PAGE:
Remember that song that goes “Ela, Ela, Ela, eh, eh, eh, etc”? How about the one with that cool ink-blot video about the guy who didn’t know if he was crazy or not? Of course you do, because those songs will forever be identified with the year in which they were released, but what about this year? Which songs will you hear on the radio in a few months and say “that is sooooo ’08”?
Le Deuxième etape of the Flashlight’s Best Of series focuses on the songs that defined the year in which proximity to Russia qualified you to be Vice President, regardless of whether or not you could point out Australia on a map. Some of them were top 40 hits, others were underground successes, and one of them is about seven minutes long, but regardless of what genre of music you listen to, at least one of them is likely to remind you of the year 2008.
10)T.I.- Whatever You Like
About a month ago, I was in charge of the music at a friend’s house party. His iPod didn’t have much to choose from, so I wound up playing this song about eight times throughout the night, but nobody seemed to care. Every time it came on, people embraced each other and sang along, and five minutes after playing it, people would still come up to me and ask me to play it again (although that may be because they were pissed drunk and couldn’t remember that they had just heard it). Between this song and “Live Your Life (Feat. Rhianna)”, you couldn’t turn around without hearing T.I.’s southern drawl, and justifiably so. As I said before, his album “Paper Trail” is his best work to date, and one of the year’s best albums, so it’s only right that this song spent seven consecutive weeks at number one on the Billboard Top 100.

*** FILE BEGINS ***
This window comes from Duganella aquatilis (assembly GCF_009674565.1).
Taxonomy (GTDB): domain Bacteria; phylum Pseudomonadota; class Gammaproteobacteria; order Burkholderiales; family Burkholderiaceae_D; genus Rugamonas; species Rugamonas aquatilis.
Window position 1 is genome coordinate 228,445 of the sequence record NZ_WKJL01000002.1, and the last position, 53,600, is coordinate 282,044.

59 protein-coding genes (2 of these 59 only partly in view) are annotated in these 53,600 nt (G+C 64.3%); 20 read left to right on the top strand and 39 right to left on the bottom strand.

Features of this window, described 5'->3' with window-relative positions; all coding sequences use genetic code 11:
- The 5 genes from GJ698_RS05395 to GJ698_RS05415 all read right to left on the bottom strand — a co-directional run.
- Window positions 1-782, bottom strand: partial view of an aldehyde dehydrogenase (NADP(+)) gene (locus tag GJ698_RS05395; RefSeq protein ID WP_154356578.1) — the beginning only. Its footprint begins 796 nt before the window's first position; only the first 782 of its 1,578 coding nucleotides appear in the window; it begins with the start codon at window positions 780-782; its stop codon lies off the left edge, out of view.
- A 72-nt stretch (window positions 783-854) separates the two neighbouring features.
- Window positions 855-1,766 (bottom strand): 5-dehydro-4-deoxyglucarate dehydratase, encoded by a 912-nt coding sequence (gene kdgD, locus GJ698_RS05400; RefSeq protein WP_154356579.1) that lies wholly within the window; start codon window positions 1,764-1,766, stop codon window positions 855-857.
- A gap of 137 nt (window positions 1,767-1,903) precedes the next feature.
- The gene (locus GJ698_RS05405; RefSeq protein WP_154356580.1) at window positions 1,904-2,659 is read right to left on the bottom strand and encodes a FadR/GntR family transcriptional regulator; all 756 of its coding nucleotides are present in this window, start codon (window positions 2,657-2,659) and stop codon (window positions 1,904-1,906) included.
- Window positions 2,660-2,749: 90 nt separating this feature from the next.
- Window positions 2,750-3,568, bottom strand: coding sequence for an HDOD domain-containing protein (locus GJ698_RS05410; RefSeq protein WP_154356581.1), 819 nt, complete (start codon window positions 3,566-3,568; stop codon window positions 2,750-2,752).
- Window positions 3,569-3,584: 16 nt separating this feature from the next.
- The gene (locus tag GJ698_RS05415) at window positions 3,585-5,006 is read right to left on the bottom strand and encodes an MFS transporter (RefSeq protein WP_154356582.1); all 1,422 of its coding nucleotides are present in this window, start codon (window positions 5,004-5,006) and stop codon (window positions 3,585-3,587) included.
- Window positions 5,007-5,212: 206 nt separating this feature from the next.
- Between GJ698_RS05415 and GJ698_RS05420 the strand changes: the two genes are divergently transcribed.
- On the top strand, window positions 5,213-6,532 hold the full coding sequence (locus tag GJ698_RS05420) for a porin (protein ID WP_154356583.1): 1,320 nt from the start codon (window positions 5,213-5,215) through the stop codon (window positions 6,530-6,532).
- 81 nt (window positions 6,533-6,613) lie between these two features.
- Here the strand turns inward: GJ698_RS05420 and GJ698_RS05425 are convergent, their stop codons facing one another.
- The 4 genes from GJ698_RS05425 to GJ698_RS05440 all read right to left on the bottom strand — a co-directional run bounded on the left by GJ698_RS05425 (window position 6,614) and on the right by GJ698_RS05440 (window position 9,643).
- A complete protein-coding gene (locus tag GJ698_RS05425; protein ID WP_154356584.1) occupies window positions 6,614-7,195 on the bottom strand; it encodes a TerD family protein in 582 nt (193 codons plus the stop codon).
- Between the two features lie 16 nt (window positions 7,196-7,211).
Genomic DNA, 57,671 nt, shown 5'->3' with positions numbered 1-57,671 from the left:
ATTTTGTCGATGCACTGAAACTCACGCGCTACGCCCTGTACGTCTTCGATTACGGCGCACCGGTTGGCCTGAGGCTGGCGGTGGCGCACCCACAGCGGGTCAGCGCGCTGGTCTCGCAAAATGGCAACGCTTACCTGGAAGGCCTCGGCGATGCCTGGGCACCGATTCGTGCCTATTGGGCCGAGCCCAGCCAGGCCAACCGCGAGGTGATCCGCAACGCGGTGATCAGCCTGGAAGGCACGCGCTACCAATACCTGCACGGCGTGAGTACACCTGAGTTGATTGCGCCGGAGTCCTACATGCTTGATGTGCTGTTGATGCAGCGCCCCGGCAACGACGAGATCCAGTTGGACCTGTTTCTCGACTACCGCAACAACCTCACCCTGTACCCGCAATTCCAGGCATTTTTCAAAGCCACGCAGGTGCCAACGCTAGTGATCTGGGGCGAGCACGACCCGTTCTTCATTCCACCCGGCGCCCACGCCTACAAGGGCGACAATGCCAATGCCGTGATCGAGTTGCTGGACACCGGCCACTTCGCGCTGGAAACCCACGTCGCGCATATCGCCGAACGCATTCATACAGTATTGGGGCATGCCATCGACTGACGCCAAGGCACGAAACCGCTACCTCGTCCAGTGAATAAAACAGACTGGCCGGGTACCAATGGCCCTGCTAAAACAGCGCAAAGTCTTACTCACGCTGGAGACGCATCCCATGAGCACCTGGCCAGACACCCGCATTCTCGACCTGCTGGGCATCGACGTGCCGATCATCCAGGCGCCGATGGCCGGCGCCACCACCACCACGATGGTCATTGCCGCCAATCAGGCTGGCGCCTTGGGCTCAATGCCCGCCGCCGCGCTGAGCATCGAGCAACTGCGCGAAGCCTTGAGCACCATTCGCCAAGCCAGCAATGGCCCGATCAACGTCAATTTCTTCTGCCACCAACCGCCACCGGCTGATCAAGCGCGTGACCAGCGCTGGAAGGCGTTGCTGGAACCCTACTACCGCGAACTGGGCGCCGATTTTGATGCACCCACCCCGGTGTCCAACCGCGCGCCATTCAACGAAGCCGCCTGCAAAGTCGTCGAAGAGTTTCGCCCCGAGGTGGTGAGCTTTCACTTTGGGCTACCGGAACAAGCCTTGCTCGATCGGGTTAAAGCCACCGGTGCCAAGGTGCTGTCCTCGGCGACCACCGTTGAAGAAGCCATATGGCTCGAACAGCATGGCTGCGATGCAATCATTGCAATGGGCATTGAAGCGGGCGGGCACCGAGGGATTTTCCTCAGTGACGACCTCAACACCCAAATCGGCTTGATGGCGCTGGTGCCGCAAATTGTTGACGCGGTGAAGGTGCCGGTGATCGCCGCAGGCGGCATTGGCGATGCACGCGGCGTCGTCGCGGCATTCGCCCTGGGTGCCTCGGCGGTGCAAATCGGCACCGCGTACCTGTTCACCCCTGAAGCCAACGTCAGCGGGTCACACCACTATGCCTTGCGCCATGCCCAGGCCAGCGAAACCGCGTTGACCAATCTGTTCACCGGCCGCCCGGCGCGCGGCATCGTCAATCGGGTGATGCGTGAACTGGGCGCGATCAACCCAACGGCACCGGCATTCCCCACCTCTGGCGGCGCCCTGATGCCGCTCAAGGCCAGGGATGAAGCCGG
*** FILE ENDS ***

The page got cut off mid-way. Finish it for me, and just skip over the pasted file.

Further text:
9) Kevin Rudolf (Feat. Lil’ Wayne)- Let It Rock
As soon as Producer/Singer/Guitarist Kevin Rudolf released this song, America embraced it. Upon being sent to New York’s own Z100 radio station the song quickly became the station’s most requested song, as well as the New York, Miami, Los Angeles and Chicago markets. With no marketing or promotion, “Let It Rock” was featured by the NFL, the NBA, and Dancing With the Stars, until finally getting picked up by the Philadelphia Phillies, becoming the official song of the team’s World Series winning playoff run in 2008. Why did it become so successful? It could be the inclusion of feature-rapper-with-the-Midas-touch Lil’ Wayne, but it’s more likely that the song’s crossover appeal meant that it would be embraced by both hip hop and rock audiences. It has the swagger and production values of a rap song, but Rudolf’s subtle guitar licks and melodies denote a more danceable sound. Either way, this genre-defying track justly deserves it’s place amongst the year’s best songs.
8 ) Kings of Leon- Sex on Fire
This song went to number one in British, Australian and Irish charts. In fact, the only major English-speaking country it didn’t go to number one in was the band’s home, The United States. Nonetheless, it is still the Kings of Leon’s highest charting song in the U.S., and anyone who listens to K-Rock or any other alternative rock station has heard it at least once and fallen in love with it. Originally derided by both the band and the music press, the world embraced lead singer Caleb Followill’s vocals, and the song’s simplicity translated into a damn good pop song. Not bad for a bunch of boys raised by a Pentecostal minister.